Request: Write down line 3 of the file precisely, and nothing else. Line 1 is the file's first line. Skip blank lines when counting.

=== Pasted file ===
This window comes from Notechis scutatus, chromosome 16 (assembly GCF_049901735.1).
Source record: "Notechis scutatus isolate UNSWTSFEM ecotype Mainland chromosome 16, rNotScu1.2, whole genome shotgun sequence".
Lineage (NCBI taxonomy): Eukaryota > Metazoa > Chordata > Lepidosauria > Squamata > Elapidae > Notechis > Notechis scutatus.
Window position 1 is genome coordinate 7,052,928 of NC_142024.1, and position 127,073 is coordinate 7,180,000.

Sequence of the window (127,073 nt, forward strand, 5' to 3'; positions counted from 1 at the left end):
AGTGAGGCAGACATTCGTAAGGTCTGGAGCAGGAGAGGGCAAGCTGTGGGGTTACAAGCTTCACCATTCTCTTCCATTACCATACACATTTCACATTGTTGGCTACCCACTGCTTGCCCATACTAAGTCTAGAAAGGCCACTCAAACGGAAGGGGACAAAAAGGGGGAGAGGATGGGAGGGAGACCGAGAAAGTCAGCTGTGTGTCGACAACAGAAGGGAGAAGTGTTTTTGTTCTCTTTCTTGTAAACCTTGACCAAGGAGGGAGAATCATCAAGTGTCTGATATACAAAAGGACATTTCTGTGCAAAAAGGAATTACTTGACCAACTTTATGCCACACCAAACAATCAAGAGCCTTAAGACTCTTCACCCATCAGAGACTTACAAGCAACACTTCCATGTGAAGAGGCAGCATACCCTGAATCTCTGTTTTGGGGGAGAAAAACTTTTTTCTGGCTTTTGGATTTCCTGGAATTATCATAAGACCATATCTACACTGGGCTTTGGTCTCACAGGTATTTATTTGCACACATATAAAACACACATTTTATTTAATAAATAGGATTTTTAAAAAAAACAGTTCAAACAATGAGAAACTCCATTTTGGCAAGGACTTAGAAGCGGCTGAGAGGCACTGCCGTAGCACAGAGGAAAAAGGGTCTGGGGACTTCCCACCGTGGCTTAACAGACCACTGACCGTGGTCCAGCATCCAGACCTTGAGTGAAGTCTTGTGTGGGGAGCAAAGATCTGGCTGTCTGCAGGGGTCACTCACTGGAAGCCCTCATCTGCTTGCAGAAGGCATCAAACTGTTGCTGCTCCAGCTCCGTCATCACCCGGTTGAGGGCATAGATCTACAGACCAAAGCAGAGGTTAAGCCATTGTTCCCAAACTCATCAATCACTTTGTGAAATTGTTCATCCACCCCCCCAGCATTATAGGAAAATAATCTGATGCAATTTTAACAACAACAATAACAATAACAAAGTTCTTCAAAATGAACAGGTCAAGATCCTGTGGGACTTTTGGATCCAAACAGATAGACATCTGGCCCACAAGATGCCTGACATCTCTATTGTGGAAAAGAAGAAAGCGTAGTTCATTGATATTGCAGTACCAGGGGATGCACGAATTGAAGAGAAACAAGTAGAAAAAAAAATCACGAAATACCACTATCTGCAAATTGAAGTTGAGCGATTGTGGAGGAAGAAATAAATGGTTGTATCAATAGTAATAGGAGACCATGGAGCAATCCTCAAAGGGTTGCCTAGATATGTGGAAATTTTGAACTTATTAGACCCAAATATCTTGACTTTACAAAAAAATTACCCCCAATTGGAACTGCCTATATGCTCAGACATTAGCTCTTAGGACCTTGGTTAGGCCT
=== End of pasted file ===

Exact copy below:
Lineage (NCBI taxonomy): Eukaryota > Metazoa > Chordata > Lepidosauria > Squamata > Elapidae > Notechis > Notechis scutatus.